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I've been testing native vhd boot on several servers. It seems to be pretty transparent in terms of deployment and with my seat of the pants testing I have not noticed any difference in performance. The main reason that I want to boot vhd is due to their transportablility between different hardware and to hyper-v servers.

the following roles will be installed.

dfsr
dhcp
iis
application server
dc <- haven't tested this yet but see no reason why it won't work.

With the above low impact (in terms of performance) roles do you thing booting from VHD is appropriate.

thx

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why the down vote? –  tony roth May 25 '10 at 17:41
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yes knowing who is a waste of time but why they down voted would be interesting –  tony roth May 25 '10 at 21:32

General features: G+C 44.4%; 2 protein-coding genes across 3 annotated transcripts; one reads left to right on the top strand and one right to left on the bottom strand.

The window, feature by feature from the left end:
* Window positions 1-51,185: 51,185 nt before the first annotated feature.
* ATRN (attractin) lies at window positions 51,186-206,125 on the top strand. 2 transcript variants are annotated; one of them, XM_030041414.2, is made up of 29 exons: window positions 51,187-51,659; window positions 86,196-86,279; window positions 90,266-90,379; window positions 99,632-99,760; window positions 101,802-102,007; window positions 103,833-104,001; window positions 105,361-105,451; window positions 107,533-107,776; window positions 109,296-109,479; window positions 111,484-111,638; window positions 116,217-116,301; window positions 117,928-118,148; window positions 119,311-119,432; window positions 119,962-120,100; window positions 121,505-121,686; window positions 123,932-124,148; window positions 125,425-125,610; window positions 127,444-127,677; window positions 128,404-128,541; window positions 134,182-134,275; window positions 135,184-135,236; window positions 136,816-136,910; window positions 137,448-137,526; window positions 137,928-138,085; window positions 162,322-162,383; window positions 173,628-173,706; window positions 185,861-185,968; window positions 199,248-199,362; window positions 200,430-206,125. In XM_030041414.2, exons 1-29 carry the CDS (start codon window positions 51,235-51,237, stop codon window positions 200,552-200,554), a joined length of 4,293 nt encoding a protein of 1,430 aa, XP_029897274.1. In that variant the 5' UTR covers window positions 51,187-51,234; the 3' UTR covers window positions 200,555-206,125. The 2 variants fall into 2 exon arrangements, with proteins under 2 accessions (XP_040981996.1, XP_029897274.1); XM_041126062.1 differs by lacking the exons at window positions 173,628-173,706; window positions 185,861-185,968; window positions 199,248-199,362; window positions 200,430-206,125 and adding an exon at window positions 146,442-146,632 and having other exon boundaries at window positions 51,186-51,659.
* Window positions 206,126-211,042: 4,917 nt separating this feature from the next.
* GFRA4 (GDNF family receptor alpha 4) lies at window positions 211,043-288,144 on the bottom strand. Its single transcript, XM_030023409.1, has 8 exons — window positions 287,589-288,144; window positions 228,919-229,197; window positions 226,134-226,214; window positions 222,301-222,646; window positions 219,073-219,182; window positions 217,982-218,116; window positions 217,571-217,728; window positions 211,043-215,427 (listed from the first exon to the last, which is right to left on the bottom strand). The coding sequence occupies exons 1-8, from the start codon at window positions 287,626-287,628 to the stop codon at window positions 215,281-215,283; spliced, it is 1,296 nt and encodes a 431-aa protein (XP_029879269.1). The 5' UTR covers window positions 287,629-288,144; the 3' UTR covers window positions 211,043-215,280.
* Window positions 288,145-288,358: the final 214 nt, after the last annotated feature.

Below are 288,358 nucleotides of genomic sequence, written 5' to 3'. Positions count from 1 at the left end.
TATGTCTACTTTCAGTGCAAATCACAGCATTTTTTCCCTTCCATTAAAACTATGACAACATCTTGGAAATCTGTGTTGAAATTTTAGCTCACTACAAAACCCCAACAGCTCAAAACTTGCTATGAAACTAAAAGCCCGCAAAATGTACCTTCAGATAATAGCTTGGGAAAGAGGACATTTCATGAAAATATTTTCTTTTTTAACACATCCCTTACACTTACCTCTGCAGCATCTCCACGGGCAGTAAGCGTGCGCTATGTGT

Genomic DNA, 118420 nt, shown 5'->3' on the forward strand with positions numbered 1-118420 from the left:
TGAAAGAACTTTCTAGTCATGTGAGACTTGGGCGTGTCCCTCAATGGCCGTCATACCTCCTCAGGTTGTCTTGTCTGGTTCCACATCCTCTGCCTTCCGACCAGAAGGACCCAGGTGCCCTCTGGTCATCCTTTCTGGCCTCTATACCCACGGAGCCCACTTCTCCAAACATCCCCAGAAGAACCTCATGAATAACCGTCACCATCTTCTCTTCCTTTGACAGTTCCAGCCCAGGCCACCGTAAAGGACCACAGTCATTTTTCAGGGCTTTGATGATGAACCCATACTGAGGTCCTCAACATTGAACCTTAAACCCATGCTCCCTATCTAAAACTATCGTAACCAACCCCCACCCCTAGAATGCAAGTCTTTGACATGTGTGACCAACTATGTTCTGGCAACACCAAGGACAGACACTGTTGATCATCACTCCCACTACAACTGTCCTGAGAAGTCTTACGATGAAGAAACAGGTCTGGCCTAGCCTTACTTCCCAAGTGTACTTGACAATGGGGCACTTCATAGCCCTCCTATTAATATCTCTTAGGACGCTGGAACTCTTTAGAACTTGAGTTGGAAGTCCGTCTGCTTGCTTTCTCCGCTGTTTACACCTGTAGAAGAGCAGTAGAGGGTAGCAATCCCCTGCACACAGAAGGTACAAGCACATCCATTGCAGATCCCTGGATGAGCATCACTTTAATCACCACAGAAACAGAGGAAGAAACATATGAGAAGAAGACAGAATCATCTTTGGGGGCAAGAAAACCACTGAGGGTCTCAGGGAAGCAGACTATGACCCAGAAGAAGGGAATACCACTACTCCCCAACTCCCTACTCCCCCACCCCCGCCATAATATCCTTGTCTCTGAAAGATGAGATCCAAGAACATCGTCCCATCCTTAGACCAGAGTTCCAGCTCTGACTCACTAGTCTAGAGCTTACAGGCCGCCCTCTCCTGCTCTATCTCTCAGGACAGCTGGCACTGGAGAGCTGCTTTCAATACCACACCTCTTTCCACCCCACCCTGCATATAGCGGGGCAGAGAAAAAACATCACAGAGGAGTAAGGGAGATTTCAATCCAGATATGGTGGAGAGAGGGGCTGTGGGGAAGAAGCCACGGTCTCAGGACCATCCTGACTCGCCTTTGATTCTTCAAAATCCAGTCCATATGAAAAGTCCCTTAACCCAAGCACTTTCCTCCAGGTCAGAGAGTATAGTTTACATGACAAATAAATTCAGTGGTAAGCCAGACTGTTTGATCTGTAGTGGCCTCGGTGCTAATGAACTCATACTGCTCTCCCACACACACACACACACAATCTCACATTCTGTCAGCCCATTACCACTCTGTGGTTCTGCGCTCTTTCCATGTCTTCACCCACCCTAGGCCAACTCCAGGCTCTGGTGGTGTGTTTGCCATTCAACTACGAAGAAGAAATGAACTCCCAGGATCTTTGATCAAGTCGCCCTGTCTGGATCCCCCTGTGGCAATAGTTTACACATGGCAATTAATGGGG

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This seems like more of a discussion item, and I'm not sure if it's a question that can be answered. (Looking at the suggestions at stackoverflow.com/faq ). The title is poorly phrased, and you don't explain what "native vhd boot" is. Use some links, don't assume that everyone who reads this knows what VHD and dfsr are. Perhaps you should try some more relevant tags to direct the question. –  Stefan Lasiewski May 25 '10 at 21:39
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Agree with you Stefan, this is a poorly constructed question. –  Chopper3 May 25 '10 at 21:52
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Fishing for opinions is not the same things as asking a question. Even the title makes no sense. This should either be made wiki or be closed. –  John Gardeniers May 26 '10 at 2:11

3 Answers 3

No, no i wouldn't. There is no reason to add even more complexity for no good reason (and Microsoft saying "this is the future" does not qualify as a good reason) Why make life more difficult by adding another layer to the stack with little to no benefit?